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Immigration reform a costly boondoggle [Letter]

ImmigrationImmigration Reform Legislation (2013)U.S. CongressRonald ReaganAffordable Care Act (Obamacare)

One would assume that Thomas F. Schaller read all 1,100 pages of the immigration reform bill and all its amendments before he claimed that it represented the national interest ("Immigration reform would be a win for Obama and the country," June 26). He briefly mentioned that women should get "priority treatment" which could be akin to affirmative action, in my opinion.

His comments about improving the lives of working class Americans may not be realistic. How can we gain improvement of the large numbers of poorly educated and unemployed black Americans by replacing them with poorly educated individuals who have minimal skills and frequently do not speak English? It would seem to me that getting more qualified immigrants would a much better solution.

He makes little mention of the cost factor for this legislation as well as the lack of funds to support it. We can print more money, borrow more money and even increase the debt limit. I find it difficult to believe that most taxpaying Americans would be willing to add to our growing debt of $17 trillion-plus.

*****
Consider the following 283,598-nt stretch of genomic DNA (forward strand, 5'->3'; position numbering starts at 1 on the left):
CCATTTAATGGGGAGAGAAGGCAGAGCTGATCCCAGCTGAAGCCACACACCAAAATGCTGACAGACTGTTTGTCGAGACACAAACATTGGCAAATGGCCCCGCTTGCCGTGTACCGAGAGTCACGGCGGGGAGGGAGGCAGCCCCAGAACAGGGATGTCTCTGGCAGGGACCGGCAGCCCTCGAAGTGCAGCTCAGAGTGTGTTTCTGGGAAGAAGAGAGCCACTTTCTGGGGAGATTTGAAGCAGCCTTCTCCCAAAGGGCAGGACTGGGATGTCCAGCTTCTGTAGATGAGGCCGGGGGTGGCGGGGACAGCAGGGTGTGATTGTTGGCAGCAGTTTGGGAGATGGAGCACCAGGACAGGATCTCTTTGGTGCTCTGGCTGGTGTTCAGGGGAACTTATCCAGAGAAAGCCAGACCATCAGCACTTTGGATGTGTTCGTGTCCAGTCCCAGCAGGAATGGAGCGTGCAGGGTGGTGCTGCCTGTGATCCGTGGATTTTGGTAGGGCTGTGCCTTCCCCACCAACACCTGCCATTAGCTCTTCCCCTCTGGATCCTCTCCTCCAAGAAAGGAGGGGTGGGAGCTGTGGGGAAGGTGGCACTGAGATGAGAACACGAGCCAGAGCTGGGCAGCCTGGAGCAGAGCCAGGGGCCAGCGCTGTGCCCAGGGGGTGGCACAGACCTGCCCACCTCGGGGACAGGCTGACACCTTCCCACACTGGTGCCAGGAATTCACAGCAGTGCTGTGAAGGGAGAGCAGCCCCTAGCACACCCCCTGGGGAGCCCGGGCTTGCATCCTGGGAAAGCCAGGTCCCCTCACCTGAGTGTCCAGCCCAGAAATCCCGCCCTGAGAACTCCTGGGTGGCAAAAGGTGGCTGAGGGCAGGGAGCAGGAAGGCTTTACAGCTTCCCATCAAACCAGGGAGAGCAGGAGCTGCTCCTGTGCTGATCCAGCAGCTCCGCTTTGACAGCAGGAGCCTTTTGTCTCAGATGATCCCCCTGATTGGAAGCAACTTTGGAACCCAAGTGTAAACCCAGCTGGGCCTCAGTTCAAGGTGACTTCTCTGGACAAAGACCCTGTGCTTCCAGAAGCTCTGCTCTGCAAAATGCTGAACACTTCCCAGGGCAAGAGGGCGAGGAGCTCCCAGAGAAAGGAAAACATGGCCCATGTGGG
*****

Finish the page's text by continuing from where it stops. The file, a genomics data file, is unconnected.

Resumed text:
Then there is the growing concern about the costs of the Affordable Care Act that will begin for taxpayers in a matter of months. What benefits will we gain or lose at what cost? Even my doctors seem unable to clarify their positions. Inflation is growing but this topic rarely appears in the major media and probably in the halls of Congress. When President Ronald Reagan proposed amnesty, Congress promised to secure the border. It never happened. Secure the southern border first and then design a workable amnesty program.

William G. Huppert, Perry Hall

Copyright © 2014, The Baltimore Sun
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